"The journey doesn't end here. Death is just another path, one that we all must take. The grey rain curtain of this world rolls back and all turns to silver glass. And then you see it. White shores, and beyond, a far green country under a swift sunrise." J.R.R. Tolkien, The Return of the King
On Facebook I posted that I started out 2016 with an adventure. One of my New Year goals is to tweak my blog (yet again) to make it more focused and useful. Going forward my posts are going to be about traveling and the magic I find on the road, but I didn't know that another journey was afoot while I was making plans.
When I attended Caldwell College it was a small, Catholic school that had just turned co-ed. Now it's Caldwell University... how things have changed. I was an English Major, and the English Department had three professors: Dr. Dollar who focused primarily on 17th century through Victorian Lit, Dr. Lindroth, who taught (mostly) modern and American Lit, and Sr. Brigid Brady. Sr. Brigid was my mentor and my friend. She read at my wedding. She was wise and kind, and she passed away on January 1.
The first thing you might have noticed about Sister was the whiteness--white hair, white clothes (she didn't wear a habit), almost translucent white skin... Then she would talk, her voice low and deep and sweet, her conversation laced with gentle turns of phrase and dry wit. Seriously, she was Gandalf in nun-form. Incidentally she loved J.R.R. Tolkien. She was a prefect on my floor in the dormitory, and she had an "I brake for hobbits and unicorns" (or something like) on her door. We chatted often about Tolkien. In one conversation about C.S. Lewis and Tolkien and faith she recommended that I read the former's Screwtape Letters (it's good, read it). I'm pretty convinced that she was a wizard.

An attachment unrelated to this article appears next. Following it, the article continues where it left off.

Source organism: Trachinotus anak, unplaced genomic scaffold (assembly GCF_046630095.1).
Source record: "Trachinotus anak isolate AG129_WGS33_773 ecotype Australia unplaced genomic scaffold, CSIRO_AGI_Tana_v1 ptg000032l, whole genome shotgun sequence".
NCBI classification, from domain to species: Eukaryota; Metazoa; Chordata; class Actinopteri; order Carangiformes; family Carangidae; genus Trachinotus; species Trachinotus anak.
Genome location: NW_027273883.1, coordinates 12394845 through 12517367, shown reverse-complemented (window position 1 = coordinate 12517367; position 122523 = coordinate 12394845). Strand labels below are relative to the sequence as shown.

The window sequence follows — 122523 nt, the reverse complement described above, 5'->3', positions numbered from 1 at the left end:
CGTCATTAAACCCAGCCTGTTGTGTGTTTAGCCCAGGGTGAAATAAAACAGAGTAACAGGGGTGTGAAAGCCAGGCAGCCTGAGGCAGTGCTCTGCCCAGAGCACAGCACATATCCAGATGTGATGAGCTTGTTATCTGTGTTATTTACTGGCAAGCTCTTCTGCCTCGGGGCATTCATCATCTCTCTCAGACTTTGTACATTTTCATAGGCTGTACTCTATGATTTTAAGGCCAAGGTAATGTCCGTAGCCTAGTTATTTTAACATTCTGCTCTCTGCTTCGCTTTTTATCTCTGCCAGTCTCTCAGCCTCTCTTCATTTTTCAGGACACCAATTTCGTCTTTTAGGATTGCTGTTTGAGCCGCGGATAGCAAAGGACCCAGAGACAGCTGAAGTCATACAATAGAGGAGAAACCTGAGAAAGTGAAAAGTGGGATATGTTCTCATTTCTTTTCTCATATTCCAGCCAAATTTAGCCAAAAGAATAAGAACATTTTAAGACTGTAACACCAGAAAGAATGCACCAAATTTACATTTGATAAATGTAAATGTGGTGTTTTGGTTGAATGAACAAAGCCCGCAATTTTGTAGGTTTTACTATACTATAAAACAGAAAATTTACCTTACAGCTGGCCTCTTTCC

Sr. Brigid never rushed, especially when she talked. It might be the briefest of conversations, and you might have been in an obvious hurry--but that didn't phase her. She knew the importance of time, and taking time with people. It was a gift--one she had, and one she gave. Every word was carefully cultivated, and it came out perfectly. And by the time you left, you probably forgot why you were in such a hurry, and you felt better about things. She had that effect on people. On several occasions she ended our talks with, "go gently." You always left Sr. Brigid feeling loved.
Her written word was just as on point as her speech--and rendered with the preciseness and flourish of an illuminated manuscript. An accomplished calligrapher, Sister was an expert on Shakespeare and all things medieval. After I graduated and was a "colleague" of sorts we would get together and have lunch, or go to the Cloisters (a favorite place) or into New York for a performance. We saw Anonymous 4, and later, Benjamin Bagby when he sang his rendition of Beowulf at St. John the Divine Cathedral. Sr. Brigid read Beowulf with the flair of a bard--and she could sing, too.
Sr. Brigid encouraged me in everything I did, every word that I wrote, academic or professional. When I came back to Caldwell to get my teaching certification she told me, "we (the department) were wondering when this would happen." I was always worried that I disappointed her in some way. When I told her this she gave me her trademark skeptical brow arch (she was a master of this art). I know she followed my career, even when I didn't update her. Busy times separated visits--and at the end of this last crazy streak, she went, gently.
I would have liked to see her one last time, talked one last time... The regret is why this will be a wound that always aches. But I take comfort, sweet Sister, knowing that you sit at the table of my guardians.